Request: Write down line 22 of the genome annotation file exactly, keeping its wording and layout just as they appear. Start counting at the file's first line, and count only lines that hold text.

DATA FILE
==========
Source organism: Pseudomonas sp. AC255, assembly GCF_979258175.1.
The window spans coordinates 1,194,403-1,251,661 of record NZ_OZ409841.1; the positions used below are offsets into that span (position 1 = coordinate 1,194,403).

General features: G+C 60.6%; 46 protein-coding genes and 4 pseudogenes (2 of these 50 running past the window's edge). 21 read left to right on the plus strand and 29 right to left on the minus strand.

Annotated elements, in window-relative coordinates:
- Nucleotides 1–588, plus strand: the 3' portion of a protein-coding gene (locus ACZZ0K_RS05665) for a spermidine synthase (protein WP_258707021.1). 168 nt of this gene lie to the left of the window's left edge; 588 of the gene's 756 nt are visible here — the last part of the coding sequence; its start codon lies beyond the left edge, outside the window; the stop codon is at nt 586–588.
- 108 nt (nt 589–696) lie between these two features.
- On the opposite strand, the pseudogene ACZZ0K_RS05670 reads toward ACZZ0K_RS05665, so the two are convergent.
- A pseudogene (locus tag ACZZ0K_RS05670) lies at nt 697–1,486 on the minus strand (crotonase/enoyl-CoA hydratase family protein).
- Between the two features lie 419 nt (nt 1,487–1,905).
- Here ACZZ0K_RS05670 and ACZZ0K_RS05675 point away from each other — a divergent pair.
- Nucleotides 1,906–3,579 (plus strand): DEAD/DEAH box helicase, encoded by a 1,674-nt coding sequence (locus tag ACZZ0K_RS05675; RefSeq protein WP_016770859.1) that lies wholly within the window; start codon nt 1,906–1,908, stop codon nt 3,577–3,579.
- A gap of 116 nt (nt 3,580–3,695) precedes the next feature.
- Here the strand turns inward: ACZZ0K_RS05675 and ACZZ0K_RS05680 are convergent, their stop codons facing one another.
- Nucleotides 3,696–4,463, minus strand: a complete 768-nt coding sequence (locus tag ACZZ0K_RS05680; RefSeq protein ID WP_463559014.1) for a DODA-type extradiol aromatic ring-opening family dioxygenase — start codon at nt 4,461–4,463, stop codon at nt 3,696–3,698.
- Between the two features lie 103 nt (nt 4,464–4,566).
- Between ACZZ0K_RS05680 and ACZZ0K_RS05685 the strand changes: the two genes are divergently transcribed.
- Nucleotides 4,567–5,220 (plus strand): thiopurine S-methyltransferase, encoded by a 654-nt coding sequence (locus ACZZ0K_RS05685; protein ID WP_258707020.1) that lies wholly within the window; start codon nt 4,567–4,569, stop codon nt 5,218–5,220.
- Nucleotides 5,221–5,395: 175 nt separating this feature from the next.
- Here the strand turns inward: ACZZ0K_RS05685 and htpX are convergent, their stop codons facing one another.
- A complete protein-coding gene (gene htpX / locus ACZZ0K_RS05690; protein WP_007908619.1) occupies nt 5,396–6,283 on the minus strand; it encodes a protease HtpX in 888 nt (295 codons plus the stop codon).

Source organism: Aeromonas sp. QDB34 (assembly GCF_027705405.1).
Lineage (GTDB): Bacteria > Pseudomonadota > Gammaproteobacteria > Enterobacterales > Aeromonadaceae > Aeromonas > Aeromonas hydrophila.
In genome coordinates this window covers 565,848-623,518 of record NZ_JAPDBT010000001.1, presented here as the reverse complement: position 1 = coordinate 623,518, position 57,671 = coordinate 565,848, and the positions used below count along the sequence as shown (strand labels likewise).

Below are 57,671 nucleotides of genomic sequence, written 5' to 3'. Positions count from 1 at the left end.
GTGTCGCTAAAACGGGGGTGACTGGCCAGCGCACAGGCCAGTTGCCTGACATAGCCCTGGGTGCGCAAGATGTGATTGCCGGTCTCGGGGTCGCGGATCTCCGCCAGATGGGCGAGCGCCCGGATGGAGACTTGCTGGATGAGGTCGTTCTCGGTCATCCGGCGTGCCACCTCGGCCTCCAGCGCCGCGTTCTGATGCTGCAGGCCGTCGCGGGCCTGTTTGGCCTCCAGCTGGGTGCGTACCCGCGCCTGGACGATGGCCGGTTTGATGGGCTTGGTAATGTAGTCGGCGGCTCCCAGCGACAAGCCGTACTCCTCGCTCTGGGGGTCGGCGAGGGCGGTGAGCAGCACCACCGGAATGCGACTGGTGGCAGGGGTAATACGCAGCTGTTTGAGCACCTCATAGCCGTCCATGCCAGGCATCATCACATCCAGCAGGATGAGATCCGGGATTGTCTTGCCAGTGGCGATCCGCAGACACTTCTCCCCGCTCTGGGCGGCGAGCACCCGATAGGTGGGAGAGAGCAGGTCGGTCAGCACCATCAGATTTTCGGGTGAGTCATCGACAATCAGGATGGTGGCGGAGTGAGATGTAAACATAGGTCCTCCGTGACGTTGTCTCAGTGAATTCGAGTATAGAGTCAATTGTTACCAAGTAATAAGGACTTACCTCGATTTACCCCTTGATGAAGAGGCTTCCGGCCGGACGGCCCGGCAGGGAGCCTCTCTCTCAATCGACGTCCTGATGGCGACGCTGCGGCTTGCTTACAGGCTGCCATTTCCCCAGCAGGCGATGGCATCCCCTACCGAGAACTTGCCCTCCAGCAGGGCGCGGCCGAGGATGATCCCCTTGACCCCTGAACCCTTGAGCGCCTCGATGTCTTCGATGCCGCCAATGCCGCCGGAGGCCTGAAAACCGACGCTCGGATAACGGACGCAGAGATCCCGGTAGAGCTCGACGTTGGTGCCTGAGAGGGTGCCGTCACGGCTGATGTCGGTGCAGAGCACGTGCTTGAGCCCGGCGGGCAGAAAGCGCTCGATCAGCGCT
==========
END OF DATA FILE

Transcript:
Lineage (GTDB): Bacteria > Pseudomonadota > Gammaproteobacteria > Enterobacterales > Aeromonadaceae > Aeromonas > Aeromonas hydrophila.